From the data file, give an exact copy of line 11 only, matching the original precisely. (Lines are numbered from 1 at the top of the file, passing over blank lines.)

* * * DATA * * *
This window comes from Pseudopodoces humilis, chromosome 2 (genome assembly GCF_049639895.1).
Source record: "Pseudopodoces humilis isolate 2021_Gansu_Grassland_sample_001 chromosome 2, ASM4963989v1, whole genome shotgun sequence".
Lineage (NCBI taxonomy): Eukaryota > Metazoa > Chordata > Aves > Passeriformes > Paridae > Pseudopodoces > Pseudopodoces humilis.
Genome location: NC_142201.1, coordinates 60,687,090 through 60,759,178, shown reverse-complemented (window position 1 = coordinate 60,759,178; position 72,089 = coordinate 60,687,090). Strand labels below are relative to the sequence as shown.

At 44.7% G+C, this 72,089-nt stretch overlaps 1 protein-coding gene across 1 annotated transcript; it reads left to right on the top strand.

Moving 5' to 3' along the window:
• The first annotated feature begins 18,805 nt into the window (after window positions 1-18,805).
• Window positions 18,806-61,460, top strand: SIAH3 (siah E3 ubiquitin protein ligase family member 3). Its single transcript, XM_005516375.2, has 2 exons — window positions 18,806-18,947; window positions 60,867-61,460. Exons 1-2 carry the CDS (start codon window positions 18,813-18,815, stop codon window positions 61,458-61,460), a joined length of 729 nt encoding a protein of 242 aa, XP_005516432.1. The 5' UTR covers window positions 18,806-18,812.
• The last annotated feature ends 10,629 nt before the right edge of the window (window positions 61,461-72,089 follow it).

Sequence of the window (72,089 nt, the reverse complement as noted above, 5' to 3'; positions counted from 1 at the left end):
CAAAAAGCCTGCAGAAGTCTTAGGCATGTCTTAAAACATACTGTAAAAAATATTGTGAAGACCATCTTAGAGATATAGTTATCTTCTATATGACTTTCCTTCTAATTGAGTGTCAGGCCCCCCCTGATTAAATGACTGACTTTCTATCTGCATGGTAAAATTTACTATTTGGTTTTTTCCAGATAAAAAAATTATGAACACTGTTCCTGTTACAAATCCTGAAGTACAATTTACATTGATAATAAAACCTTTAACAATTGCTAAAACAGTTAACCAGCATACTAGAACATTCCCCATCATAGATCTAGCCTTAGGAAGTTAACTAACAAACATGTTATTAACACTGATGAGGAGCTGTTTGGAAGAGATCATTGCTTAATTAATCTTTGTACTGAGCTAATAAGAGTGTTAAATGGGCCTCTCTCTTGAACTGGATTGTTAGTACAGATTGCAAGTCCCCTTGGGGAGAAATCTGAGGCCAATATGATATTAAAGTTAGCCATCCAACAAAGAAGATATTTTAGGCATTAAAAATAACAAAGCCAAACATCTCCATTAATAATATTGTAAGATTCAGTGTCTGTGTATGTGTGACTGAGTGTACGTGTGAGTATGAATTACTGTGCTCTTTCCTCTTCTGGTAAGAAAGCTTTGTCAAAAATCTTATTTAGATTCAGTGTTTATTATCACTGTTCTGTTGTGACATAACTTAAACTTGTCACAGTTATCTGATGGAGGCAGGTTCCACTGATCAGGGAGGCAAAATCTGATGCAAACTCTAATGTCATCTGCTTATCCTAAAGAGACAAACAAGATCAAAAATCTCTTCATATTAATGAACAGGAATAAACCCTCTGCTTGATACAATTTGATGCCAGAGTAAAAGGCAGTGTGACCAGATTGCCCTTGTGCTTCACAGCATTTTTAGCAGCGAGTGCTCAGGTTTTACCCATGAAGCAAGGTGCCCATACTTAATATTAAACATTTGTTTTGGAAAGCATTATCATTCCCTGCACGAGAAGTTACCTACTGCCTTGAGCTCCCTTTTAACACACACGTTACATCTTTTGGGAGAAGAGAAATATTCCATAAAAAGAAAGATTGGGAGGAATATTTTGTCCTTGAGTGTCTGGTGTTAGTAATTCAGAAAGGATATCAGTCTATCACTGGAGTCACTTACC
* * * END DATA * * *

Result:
CAAAAAGCCTGCAGAAGTCTTAGGCATGTCTTAAAACATACTGTAAAAAATATTGTGAAGACCATCTTAGAGATATAGTTATCTTCTATATGACTTTCCTTCTAATTGAGTGTCAGGCCCCCCCTGATTAAATGACTGACTTTCTATCTGCATGGTAAAATTTACTATTTGGTTTTTTCCAGATAAAAAAATTATGAACACTGTTCCTGTTACAAATCCTGAAGTACAATTTACATTGATAATAAAACCTTTAACAATTGCTAAAACAGTTAACCAGCATACTAGAACATTCCCCATCATAGATCTAGCCTTAGGAAGTTAACTAACAAACATGTTATTAACACTGATGAGGAGCTGTTTGGAAGAGATCATTGCTTAATTAATCTTTGTACTGAGCTAATAAGAGTGTTAAATGGGCCTCTCTCTTGAACTGGATTGTTAGTACAGATTGCAAGTCCCCTTGGGGAGAAATCTGAGGCCAATATGATATTAAAGTTAGCCATCCAACAAAGAAGATATTTTAGGCATTAAAAATAACAAAGCCAAACATCTCCATTAATAATATTGTAAGATTCAGTGTCTGTGTATGTGTGACTGAGTGTACGTGTGAGTATGAATTACTGTGCTCTTTCCTCTTCTGGTAAGAAAGCTTTGTCAAAAATCTTATTTAGATTCAGTGTTTATTATCACTGTTCTGTTGTGACATAACTTAAACTTGTCACAGTTATCTGATGGAGGCAGGTTCCACTGATCAGGGAGGCAAAATCTGATGCAAACTCTAATGTCATCTGCTTATCCTAAAGAGACAAACAAGATCAAAAATCTCTTCATATTAATGAACAGGAATAAACCCTCTGCTTGATACAATTTGATGCCAGAGTAAAAGGCAGTGTGACCAGATTGCCCTTGTGCTTCACAGCATTTTTAGCAGCGAGTGCTCAGGTTTTACCCATGAAGCAAGGTGCCCATACTTAATATTAAACATTTGTTTTGGAAAGCATTATCATTCCCTGCACGAGAAGTTACCTACTGCCTTGAGCTCCCTTTTAACACACACGTTACATCTTTTGGGAGAAGAGAAATATTCCATAAAAAGAAAGATTGGGAGGAATATTTTGTCCTTGAGTGTCTGGTGTTAGTAATTCAGAAAGGATATCAGTCTATCACTGGAGTCACTTACC